You might be well versed in how to speak like a service member. Acronyms and abbreviations are a big part of the military language. But, as you transition into the civilian workforce, you might be challenged to find ways to articulate yourself to your colleagues best. After all, no one is going to know that SA stands for situational awareness, and no matter how many times you try to get FYSA to stick in place of FYI, it’s probably not going to happen.
A very important part of getting a job in the civilian workforce is being able to speak clearly. This applies to everything from your networking events to interviews and then at your new job. Speaking skills rely on having the ability to speak clearly about a range of topics in a way that’s easy for everyone to understand. As a transitioning service member, you’re probably very accustomed to giving briefs and providing information to a wide variety of people. For you, the challenge comes in being able to express ideas without sounding like you’re still in the military.
Communication skills will help you interview more frequently, network better, and might ultimately help lead to a job. But where do you start learning these skills after being in the service for so long?
One of the best ways to improve your speaking skills is to put a moratorium on using military jargon in everyday conversation. This sounds a lot easier than it actually is – in part because the language has probably become a very real part of your daily lexicon. The truth is that civilians won’t understand what you’re saying. So unless you’re applying for a GS or contractor position, you’re going to have to learn to use fewer abbreviations and more words.
Once you’ve started to remove the acronyms from your daily speech, consider adding in new words. Technology makes this simple with apps that help you learn new words. By spending time on elevating your vocabulary to showcase your intelligence better, employers will recognize that you’ve taken time and put forth the effort to better your speaking skills.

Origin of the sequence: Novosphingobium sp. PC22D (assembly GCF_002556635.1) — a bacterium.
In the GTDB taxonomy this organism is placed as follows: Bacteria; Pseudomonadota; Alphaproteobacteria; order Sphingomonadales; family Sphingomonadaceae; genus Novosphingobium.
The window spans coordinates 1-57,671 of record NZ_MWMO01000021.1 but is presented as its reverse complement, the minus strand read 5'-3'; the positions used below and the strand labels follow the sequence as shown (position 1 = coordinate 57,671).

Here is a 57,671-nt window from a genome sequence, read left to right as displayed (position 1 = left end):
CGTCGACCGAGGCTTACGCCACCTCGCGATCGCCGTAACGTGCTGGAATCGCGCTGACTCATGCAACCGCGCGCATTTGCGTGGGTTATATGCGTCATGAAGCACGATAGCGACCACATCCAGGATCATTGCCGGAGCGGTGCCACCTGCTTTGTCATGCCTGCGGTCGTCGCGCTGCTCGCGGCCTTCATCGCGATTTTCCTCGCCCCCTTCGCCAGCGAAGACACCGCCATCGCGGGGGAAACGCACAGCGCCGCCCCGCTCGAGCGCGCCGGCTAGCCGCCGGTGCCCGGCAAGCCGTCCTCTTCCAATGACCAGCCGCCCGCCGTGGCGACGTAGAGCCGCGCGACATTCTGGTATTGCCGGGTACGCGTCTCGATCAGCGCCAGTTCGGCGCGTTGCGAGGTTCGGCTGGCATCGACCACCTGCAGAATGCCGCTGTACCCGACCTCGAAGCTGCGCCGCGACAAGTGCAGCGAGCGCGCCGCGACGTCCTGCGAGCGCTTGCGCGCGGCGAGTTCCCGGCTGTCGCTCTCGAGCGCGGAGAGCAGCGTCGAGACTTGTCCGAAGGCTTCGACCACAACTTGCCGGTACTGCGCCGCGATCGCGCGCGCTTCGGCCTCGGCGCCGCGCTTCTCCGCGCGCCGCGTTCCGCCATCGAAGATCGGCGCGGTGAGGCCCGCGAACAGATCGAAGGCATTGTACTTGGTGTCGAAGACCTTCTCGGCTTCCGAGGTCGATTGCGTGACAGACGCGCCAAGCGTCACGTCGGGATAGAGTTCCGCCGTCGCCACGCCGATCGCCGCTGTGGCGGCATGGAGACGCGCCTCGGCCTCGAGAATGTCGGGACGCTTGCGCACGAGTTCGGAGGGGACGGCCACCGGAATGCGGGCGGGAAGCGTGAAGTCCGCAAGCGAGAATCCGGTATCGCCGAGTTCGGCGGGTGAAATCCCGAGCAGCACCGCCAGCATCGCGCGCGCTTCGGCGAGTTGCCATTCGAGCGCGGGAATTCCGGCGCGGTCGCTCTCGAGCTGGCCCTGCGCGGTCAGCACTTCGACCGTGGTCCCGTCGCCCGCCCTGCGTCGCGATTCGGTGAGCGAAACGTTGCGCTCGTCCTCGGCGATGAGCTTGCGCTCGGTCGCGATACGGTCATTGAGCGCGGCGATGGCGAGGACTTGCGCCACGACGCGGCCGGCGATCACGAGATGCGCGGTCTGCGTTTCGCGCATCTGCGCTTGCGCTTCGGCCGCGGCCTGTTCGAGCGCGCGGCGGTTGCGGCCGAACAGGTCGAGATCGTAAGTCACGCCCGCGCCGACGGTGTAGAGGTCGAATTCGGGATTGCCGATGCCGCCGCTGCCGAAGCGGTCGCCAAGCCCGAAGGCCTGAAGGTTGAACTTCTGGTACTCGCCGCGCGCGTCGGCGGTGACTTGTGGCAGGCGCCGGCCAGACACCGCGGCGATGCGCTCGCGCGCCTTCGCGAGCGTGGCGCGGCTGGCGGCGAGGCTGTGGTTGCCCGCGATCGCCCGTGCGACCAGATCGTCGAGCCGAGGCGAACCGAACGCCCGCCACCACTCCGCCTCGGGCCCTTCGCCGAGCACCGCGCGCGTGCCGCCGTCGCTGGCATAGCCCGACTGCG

Having good speaking skills requires self-confidence, and as you know, the best way to boost self-confidence is to practice. If you’re uninterested in joining a public speaking club like Toastmasters, consider practicing with friends and family. Ask them to give you a random topic and then talk about it. It’s going to take some getting used to, but the end result should be that you’re able to think on your feet more quickly and will notice remarkable improvement with your speaking skills.
Remember that communication involves a lot of factors – not just what you’re saying but how you’re saying it. Barking or speaking in a loud, aggressive voice might work for formation, but it’s not going to fly in an interview. That’s not to say you shouldn’t assert yourself, but be mindful of how you say things. Respecting the boundaries of the hiring manager is key.
Being able to speak clearly is the cornerstone of effective speaking skills. If you’re at an interview, expect to be asked questions about how you communicate. This is the ideal space for you to showcase your ability to answer questions with poise and confidence.